Sanctions adopted following Russia’s military aggression against Ukraine. In reaction to Russia’s military intervention against Ukraine the European Union (EU) adopted sanctions against Russia. In particular, the EU has adopted a wide range of restrictive measures against Russianindividuals and entities in order to cripple Russia’s ability to finance the war and to impose painful costson Russia’s political elite responsible or otherwise instrumental for the realisation of this unprovokedmilitary attack on its neighbouring nation. Beyond individual asset freezes, travel bans and visa restrictions, these restrictive measures comprise far-reaching trade restrictions in a number of economic sectors, as well as restrictions for activities in the financial sector. Several packages of economic sanctions have been passed over the last few weeks as the severity of the crisis has worsened and a list of the financial sanctions that have been adopted is provided below. Note: The position is constantly evolving. Additional sanctions may be introduced in the coming days and these will be the subject of future articles. This information is:
of a general nature only and is not intended to address the specific circumstances of any particular individual or entity;
not necessarily comprehensive, complete, or up to date;
not professional or legal advice (if you need specific advice, you may consult with us). 23 February 2022 Following the Council of the European Union’s announcement on February 23, a series of Council Decisions and Council Regulations were imposed on Russia which were published by the EU, including:
Council Implementing Regulation( EU) 2022/260: addition of various individuals and entities to the EU asset-freeze list, related to the recognition by Russia of Donestsk and Luhansk breakaway republics;
Council Implementing Regulation (EU) 2022/261: addition of 351 members of the Russian State Duma in relation to the voting on recognition of the independence of the DNR and LNR to the EU asset-freeze list;
Council Regulation (EU) 2022/262: amending Regulation (EU) No. 833/2014. New Article 5 a which relates to the prohibition of dealings with transferable securities and money-market instruments issued by, or extending credit to, the Russian government, the Central Bank of Russia, or anyone acting on their behalf; and
Council Regulation (EU) 2022/263: imposes restrictions similar to the Crimea embargo sanctions, and restricts trade with, and investment and tourism activities in, the Donetsk and Luhansk.
25 February 2022 The EU published on February 25, 2022, a series of Council Decisions and Council Regulations imposing a number of new sanctions on Russia, including: • Council Regulation (EU) 2022/328 (Regulation 2022/328): imposes a number of restrictive measures contained in Regulation (EU) 833/2014 (Regulation 833/2014) on various sectors of the Russian economy, i.e. defence, energy, aviation and finance. Restrictions on dealings with transferable securities and money-market instruments, and introduces a number of important new restrictions on the ability of Russian natural and legal persons to access the EU financial systems. Prohibitions on exports of dual-use goods andtechnology that might contribute to Russia’s technological enhancement, but also goods andtechnology in the oil refining, aviation, and space industries. Regulation 2022/328 also:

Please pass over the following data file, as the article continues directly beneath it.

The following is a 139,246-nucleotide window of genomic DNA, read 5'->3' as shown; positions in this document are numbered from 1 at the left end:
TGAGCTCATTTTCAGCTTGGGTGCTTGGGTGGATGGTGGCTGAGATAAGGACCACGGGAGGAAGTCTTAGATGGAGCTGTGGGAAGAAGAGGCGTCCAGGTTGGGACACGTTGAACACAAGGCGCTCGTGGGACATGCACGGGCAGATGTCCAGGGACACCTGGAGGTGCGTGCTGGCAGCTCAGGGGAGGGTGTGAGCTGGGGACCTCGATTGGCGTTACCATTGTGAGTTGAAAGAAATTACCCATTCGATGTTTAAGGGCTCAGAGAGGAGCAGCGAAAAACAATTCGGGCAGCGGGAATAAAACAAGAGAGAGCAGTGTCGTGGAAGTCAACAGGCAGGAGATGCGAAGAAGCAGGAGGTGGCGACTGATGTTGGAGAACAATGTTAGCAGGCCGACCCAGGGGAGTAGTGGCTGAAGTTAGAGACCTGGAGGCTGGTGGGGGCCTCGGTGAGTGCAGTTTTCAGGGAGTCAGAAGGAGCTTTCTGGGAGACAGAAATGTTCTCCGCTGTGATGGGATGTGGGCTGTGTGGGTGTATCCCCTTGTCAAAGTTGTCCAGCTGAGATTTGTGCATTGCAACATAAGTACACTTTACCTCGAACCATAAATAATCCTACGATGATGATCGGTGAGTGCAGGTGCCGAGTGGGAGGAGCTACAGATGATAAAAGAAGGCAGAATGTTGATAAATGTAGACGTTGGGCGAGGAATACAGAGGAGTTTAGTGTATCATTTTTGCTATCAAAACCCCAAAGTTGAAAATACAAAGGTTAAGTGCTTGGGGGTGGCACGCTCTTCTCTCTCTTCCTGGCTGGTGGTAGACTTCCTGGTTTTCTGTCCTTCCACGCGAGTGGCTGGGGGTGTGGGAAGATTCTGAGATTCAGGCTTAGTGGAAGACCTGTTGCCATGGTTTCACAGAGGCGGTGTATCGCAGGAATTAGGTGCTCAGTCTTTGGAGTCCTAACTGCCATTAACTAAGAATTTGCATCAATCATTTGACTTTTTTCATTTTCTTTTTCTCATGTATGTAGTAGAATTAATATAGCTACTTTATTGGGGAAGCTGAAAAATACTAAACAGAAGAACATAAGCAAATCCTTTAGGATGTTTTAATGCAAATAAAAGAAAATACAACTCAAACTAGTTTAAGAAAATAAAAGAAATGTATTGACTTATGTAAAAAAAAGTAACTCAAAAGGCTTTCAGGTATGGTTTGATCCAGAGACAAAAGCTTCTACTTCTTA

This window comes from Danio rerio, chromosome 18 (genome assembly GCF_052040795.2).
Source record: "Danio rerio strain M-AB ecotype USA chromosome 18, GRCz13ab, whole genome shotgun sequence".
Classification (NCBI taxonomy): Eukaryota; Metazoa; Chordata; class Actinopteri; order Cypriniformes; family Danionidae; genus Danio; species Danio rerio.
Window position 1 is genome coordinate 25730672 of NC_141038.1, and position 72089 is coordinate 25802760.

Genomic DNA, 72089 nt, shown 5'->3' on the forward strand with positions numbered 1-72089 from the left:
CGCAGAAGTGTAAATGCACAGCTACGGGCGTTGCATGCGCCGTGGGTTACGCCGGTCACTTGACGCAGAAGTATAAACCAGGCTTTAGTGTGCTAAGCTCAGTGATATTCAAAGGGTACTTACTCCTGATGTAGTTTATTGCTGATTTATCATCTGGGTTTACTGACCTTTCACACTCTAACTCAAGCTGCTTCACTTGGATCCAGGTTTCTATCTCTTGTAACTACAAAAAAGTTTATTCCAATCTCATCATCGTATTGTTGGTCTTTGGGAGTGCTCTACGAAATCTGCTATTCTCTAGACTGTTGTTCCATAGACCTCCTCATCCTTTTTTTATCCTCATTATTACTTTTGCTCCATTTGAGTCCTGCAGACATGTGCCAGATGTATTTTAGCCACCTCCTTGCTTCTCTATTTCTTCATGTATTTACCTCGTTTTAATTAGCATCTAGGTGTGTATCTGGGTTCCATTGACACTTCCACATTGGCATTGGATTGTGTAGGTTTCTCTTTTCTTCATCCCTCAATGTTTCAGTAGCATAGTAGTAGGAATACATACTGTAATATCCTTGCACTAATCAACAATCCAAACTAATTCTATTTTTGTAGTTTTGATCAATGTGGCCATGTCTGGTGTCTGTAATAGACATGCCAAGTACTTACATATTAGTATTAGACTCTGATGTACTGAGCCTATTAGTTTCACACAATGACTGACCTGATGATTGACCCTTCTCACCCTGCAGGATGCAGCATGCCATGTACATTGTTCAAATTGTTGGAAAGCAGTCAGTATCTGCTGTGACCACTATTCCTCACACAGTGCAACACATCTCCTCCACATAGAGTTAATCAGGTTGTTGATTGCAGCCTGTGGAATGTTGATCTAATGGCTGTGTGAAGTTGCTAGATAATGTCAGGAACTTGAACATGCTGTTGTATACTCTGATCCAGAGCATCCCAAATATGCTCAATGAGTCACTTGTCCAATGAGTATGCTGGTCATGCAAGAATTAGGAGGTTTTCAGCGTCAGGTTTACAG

➢ expands the pre-existing capital and debt market sanctions, including by certainRussian entities’ access to the EU capital markets, and introduces new measures thatsignificantly restrict Russian natural and legal persons’ access to the EU financeindustry.
➢ imposes an export ban (including a ban on the provision of technical assistance and other related services as well as financing and financial assistance) covering goods and technology suited for use in the aviation and space industries and prohibits the provision of insurance and reinsurance and maintenance services in relation to those goods and technologies.
➢ prohibits the sale, supply, transfer, or export to Russia of specific goods and technologies for use in oil refining, together with restrictions on the provision of related services.
➢ prohibits the provision of public financing or financial assistance for trade with, or investment in, Russia, subject to certain exceptions.
➢ imposes further restrictions on exports of goods and technology considered to have“dual-use” functions and the provision of related services, and also restrictions on exports of certain goods and technology that might contribute to Russia’s technologicalenhancement.
➢ includes limited exemptions for legitimate and pre-determined purposes, including humanitarian purposes, health emergencies, and medical or pharmaceutical purposes. Expansion of definition “transferable securities” in both Regulation 2022/262 and Regulation 2022/328to include any securities “giving rise to a cash settlement determined by reference to transferable securities”. Expansion of scope of Article 5 of Regulation 833/2014 to prohibit dealings with any new transferable securities and money market instruments issued by the listed entities or their non EU subsidiaries after12 April 2022. The restrictions also prohibit extending “any new loans or credit” to these entities fromafter 26 February 2022 (subject to limited exemptions). The entities listed in respect of these restrictions are: